Renewal sought for Erie Canalway National Heritage Corridor Commission

GAZETTE FILE PHOTOPaddlers fan out across the Erie Canal in Waterford during a June 2019 event.

GAZETTE FILE PHOTO
Paddlers fan out across the Erie Canal in Waterford during a June 2019 event.

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WATERFORD — With 11 months left before expiration of the federal authorization of the Erie Canalway National Heritage Corridor Commission, two federal lawmakers made the case Thursday for its renewal.

U.S. Sen. Kirsten Gillibrand, D-N.Y., and U.S. Rep. Paul Tonko, D-Amsterdam, said they’ve garnered bipartisan support from New York’s other federal representatives for their effort to renew the commission.

They’re confident the effort will draw support beyond the New York delegation, even amid the partisan red state/blue state divide, because many senators and representatives on both sides of the aisle have heritage corridors in their own states or districts, and would like to keep them going as they near their own sunset dates.

Gillibrand also noted that renewing the commission doesn’t cost anything. The actual federal money for a corridor is a matter separate from the authorization of its commission, and the Erie Canalway Corridor has received a new federal appropriation the last two times it was running out of money — $2 million each in 2017 and 2019.

Tonko, whose district includes the modern Erie Canal and relics of the original canal completed in 1825, said during a news conference Thursday that the heritage corridor’s role is twofold: It showcases the history of a public works project that proved transformational for the state and the young nation 200 years ago but also promotes its current use as a tourism and recreation asset.

“It is a bit of infrastructure that is revered,” Tonko said, and one that has helped define the region.

“We’re deepening the sense of place with this commission,” he said. “It allows people to best understand the richness of our history here in upstate New York and that sense of place is what this is all about.”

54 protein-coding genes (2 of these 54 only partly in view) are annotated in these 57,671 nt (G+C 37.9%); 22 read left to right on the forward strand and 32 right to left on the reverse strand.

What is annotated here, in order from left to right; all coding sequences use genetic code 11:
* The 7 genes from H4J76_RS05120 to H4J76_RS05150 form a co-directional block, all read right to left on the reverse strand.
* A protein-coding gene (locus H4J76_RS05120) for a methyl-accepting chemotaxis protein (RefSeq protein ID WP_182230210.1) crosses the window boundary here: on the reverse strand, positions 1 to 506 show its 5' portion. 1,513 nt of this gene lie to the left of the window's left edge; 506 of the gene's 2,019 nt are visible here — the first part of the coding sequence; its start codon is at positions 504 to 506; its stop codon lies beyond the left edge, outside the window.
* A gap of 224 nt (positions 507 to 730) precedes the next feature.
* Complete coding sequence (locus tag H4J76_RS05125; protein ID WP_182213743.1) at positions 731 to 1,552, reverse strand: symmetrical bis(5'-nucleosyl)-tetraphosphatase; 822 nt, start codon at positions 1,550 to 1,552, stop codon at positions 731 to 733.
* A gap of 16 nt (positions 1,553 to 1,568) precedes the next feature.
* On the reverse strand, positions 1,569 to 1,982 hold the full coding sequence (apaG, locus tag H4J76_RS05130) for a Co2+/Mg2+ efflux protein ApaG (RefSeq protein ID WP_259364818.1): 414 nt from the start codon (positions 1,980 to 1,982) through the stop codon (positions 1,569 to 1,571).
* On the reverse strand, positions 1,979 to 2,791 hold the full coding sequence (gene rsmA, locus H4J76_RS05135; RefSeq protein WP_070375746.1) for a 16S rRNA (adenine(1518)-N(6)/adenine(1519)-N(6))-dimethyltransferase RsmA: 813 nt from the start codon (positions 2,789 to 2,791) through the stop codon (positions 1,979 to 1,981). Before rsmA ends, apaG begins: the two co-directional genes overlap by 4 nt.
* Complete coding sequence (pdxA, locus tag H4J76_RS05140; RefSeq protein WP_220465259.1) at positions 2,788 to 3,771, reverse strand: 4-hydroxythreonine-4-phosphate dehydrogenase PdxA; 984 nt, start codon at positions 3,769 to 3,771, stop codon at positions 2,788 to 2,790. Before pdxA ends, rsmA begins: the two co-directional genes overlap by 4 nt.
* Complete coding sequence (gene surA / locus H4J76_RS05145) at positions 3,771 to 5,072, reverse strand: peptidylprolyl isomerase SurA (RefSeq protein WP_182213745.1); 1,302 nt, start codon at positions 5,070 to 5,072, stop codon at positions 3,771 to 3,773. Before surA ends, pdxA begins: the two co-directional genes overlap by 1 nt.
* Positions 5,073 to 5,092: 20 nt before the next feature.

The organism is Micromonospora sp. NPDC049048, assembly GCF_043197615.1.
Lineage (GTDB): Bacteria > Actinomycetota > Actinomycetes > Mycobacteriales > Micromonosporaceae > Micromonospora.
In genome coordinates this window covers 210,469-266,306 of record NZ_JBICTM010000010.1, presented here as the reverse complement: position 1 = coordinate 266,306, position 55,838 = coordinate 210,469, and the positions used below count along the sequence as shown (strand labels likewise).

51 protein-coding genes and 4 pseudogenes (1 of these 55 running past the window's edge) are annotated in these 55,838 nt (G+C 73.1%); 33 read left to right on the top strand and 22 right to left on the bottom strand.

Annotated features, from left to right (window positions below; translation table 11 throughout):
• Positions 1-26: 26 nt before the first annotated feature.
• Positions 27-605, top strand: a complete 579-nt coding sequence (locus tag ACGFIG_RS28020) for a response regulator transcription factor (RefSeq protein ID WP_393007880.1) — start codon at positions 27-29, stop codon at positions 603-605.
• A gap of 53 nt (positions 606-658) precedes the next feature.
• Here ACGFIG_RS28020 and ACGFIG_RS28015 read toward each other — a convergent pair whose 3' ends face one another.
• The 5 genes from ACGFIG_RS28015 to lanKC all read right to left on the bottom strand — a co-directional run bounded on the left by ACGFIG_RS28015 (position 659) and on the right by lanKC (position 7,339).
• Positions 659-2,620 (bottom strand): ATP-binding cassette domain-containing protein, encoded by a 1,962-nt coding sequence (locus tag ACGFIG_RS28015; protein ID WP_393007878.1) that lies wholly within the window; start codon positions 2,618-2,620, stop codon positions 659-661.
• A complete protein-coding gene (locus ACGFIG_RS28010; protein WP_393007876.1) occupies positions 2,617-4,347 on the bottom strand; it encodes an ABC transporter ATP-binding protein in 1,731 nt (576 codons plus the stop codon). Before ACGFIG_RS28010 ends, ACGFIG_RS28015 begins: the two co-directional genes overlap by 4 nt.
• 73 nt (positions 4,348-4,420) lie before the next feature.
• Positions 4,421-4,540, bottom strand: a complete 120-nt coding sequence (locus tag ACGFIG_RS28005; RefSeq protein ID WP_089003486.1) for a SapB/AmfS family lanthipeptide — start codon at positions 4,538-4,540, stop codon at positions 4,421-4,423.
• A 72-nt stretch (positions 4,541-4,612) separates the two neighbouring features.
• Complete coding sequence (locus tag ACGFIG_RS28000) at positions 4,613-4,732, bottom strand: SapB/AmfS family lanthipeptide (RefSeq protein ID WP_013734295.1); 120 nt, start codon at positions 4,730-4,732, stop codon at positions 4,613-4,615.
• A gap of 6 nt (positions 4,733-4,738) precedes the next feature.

Erie Canalway National Heritage Corridor has its headquarters on Peebles Island in Waterford, near modern-day Lock E-2 and not far from the circa-1825 cut-stone locks that carried the original Erie Canal up the hill in Cohoes.

Historic heritage is part of its name and a key focus of its work, but the Corridor also works to boost modern upstate New York, said Barbara Blanchard, chairwoman of the commission.

“The commission works in a partnership arrangement with many other organizations to improve the quality of life in the communities along the canal system, and that kind of partnership arrangement really requires continuity of effort, which this legislation will provide,” she said during the virtual news conference.

The commission works with the National Park Service and multiple state agencies, Blanchard said, as well as with the 200 communities with 3 million residents in the corridor.

Seventy-five percent of the upstate population lives within 25 miles of the canal system, she noted.

Gillibrand said the commission was created in 2000 then extended in 2010 and 2015. The 2015 authorization is scheduled to sunset Sept. 30, 2021, and the goal now is to extend its life through September 2034. The commission’s funding must be renewed more frequently, but thus far it has been boosted each time it needed more money.

“Last year, Representative Tonko and I were able to increase the statutory funding and allow continued federal funding from the Department of the Interior to help sustain these important programs,” Gillibrand said.

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